For many people, the COVID pandemic made all too clear how the environments in which many people spend most of their time do not encourage connection. Spending days in a tiny urban apartment or sitting in separated suburban homes wasn’t a welcomed experience as we may have imagined. We all crave connection – to each other and to the outdoors. The impact of the natural world on both our mental and physical wellbeing is one of the many reasons why learning in nature is a core principle of any Green School.

Think about all the parents and children exhausted from constant online and socially distant schooling this past year.  The COVID-battered world has shown us the importance of the Green School Way of education and why, more than ever, what we need is “a ruthlessly relevant education.” (Chris Edwards, Founding Head of School, Green School New Zealand).  An education that involves getting back to the lessons found in nature and focused on building and caring for communities.

 

 

A look at the Latin root of the word “bewilderment” – parted from the wild – reveals how a lack of connection to nature can leave us feeling confused and anxious. As our living and schooling spaces have become increasingly disconnected from the wilderness we’ve also experienced a collective rise in people suffering from anxiety and depression.  We think it is time to do some rewilding and harvest the benefits of studies that show the numerous benefits of learning in nature, including:

  • Increasing a child’s daily physical activity
  • Enhanced confidence and stronger sense of self
  • Supporting the development of fine motor skills as well as decision-making and problem-solving skills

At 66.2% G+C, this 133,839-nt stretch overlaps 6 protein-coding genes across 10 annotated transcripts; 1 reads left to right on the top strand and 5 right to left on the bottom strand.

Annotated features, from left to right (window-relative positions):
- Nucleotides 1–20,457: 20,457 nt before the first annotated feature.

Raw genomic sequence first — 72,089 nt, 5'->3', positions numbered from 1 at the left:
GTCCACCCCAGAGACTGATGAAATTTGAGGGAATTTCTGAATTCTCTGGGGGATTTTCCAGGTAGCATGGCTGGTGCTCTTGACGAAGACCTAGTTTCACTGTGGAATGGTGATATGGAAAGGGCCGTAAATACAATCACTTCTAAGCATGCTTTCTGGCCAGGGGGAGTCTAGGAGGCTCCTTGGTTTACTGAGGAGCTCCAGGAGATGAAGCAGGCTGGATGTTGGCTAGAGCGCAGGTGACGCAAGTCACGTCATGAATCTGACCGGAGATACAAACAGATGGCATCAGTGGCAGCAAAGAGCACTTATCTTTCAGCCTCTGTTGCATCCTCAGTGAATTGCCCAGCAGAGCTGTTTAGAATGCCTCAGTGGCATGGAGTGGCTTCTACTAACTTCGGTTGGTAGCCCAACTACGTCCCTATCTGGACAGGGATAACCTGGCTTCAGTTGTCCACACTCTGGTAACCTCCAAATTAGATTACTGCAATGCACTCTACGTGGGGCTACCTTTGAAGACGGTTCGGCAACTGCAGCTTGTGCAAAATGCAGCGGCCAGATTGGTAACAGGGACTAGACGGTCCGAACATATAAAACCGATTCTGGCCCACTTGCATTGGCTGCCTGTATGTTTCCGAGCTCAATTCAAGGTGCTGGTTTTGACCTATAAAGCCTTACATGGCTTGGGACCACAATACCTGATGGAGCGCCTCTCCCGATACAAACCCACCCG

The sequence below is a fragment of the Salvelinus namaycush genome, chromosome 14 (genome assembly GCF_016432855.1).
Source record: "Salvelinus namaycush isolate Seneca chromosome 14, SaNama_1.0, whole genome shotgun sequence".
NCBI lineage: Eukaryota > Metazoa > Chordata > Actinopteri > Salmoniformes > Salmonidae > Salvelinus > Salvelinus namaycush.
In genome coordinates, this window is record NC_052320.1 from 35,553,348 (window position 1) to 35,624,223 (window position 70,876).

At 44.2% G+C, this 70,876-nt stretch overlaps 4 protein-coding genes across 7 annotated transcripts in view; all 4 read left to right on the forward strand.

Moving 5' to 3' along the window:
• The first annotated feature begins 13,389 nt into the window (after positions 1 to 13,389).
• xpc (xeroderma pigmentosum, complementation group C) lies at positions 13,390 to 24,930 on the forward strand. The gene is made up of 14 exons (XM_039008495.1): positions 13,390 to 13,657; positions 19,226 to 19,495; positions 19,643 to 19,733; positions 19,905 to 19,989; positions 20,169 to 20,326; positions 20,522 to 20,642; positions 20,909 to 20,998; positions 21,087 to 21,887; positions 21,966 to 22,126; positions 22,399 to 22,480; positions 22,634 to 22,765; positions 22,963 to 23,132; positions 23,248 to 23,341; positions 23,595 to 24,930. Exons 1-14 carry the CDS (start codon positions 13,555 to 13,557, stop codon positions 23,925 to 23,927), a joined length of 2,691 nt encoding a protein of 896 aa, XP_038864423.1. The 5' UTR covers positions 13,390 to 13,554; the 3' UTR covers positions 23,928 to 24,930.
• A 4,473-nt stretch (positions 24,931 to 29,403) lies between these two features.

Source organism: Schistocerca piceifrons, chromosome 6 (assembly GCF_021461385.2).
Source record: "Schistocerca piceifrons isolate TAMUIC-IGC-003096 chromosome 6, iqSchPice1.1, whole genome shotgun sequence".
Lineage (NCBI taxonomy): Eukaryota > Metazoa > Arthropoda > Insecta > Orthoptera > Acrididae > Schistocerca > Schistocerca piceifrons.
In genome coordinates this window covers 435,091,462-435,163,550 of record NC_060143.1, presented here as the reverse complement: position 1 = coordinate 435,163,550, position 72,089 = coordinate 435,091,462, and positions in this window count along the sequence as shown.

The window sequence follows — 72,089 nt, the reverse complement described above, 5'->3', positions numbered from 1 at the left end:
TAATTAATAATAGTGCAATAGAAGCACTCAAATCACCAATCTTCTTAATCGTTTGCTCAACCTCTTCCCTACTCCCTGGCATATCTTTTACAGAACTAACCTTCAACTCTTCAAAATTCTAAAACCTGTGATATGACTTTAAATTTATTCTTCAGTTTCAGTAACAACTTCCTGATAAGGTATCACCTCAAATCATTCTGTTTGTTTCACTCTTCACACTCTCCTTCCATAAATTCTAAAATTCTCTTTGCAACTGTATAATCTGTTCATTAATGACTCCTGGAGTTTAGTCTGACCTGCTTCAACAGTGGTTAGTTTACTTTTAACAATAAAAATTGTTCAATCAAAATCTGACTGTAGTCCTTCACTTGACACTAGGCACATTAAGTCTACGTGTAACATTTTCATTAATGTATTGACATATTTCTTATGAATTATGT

• Increasing students’ enthusiasm for learning
  • Decrease in symptoms of ADHD and lower levels of stress in both students and teachers

 

“It’s not natural to be completely isolated from our planet and our weather, the wind and the rain, it’s not really a way to live. It certainly is not a way to learn about our world,” says Green School co-founder, John Hardy. “When it rains our students can look out the window and see the rain, but they can also hear the rain and smell the rain. I think the opportunity to experience our climate like this and understand it so intimately is really important because managing our climate and protecting the natural world will be the single biggest challenge of our students’ time.”

 

 

Green School was built according to the principles of Biophilia, the innate human instinct to connect with nature and other living things.  Biophilic Designis a concept used within the world of architecture to increase a building’s connectivity to the natural environment. Rather than looking at a destination and building a property that dominates the local ecosystem, Green School was intentionally built to work in harmony with nature – allowing our local wildlife to suffuse with the buildings themselves. Because of this, our students don’t have to go out of their way to experience the natural world – and get all the health benefits associated with doing so – because the natural world is directly under their feet.

Rugged, hot and muddy…soothing, adventurous and stunning – these are not words usually associated with a school campus, but this is Green School. When students interact with nature, they develop a relationship with it. When students have a relationship with nature, they care for it – caring for the wellbeing of our planet and, by extension, future generations of humans at the same time.

 

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